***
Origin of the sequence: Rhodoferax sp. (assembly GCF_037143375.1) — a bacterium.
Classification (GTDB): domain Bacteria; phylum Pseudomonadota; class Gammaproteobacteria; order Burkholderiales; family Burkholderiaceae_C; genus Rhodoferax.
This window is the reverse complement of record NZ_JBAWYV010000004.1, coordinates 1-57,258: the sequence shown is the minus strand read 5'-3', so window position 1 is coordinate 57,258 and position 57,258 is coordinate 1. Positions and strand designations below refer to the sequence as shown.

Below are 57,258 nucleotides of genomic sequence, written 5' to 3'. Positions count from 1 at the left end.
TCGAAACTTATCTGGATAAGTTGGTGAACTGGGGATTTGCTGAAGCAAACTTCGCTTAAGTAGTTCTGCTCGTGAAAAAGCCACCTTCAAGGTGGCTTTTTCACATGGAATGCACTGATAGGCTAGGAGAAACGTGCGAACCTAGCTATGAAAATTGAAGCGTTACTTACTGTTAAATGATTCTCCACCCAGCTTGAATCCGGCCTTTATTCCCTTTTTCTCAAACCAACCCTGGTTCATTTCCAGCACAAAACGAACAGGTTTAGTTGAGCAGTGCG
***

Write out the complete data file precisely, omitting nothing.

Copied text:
Origin of the sequence: Rhodoferax sp. (assembly GCF_037143375.1) — a bacterium.
Classification (GTDB): domain Bacteria; phylum Pseudomonadota; class Gammaproteobacteria; order Burkholderiales; family Burkholderiaceae_C; genus Rhodoferax.
This window is the reverse complement of record NZ_JBAWYV010000004.1, coordinates 1-57,258: the sequence shown is the minus strand read 5'-3', so window position 1 is coordinate 57,258 and position 57,258 is coordinate 1. Positions and strand designations below refer to the sequence as shown.

Below are 57,258 nucleotides of genomic sequence, written 5' to 3'. Positions count from 1 at the left end.
TCGAAACTTATCTGGATAAGTTGGTGAACTGGGGATTTGCTGAAGCAAACTTCGCTTAAGTAGTTCTGCTCGTGAAAAAGCCACCTTCAAGGTGGCTTTTTCACATGGAATGCACTGATAGGCTAGGAGAAACGTGCGAACCTAGCTATGAAAATTGAAGCGTTACTTACTGTTAAATGATTCTCCACCCAGCTTGAATCCGGCCTTTATTCCCTTTTTCTCAAACCAACCCTGGTTCATTTCCAGCACAAAACGAACAGGTTTAGTTGAGCAGTGCG